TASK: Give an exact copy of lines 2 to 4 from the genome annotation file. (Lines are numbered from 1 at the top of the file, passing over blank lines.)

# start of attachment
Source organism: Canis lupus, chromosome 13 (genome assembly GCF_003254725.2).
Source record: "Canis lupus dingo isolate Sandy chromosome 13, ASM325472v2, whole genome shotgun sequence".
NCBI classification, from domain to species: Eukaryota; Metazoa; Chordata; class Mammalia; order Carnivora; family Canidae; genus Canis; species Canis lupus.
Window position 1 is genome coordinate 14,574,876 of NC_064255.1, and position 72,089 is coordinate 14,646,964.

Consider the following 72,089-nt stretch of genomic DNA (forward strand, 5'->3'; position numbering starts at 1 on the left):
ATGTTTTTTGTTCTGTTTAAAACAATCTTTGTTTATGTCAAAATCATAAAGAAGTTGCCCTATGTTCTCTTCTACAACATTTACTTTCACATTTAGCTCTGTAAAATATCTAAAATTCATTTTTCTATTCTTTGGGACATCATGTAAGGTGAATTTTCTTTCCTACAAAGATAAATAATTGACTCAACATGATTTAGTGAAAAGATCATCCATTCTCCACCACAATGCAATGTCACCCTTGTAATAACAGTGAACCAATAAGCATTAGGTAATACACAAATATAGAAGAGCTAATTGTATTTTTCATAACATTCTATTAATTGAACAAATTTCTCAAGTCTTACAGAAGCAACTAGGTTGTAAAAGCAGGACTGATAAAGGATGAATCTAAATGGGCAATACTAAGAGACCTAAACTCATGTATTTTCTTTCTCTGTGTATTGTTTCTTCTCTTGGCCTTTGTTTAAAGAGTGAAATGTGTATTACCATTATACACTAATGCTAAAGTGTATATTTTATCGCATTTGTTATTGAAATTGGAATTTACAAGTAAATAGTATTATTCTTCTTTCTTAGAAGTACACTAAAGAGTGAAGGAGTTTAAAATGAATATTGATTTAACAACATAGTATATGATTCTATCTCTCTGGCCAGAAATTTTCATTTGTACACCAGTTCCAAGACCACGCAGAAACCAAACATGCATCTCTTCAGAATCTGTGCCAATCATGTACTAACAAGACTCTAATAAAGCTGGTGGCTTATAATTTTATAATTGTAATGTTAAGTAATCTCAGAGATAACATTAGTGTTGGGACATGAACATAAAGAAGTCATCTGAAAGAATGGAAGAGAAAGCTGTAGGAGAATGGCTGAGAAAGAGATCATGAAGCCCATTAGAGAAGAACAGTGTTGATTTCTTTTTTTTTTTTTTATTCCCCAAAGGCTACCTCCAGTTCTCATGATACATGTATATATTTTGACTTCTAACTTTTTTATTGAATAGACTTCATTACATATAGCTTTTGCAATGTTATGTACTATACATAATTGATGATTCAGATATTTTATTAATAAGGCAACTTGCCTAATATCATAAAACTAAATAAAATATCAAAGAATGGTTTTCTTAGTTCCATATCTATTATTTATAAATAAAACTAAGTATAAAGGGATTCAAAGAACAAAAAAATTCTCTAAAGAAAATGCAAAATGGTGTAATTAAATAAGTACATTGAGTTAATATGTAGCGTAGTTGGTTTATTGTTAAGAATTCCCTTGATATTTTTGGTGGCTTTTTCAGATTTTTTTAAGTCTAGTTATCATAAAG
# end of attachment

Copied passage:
Source record: "Canis lupus dingo isolate Sandy chromosome 13, ASM325472v2, whole genome shotgun sequence".
NCBI classification, from domain to species: Eukaryota; Metazoa; Chordata; class Mammalia; order Carnivora; family Canidae; genus Canis; species Canis lupus.
Window position 1 is genome coordinate 14,574,876 of NC_064255.1, and position 72,089 is coordinate 14,646,964.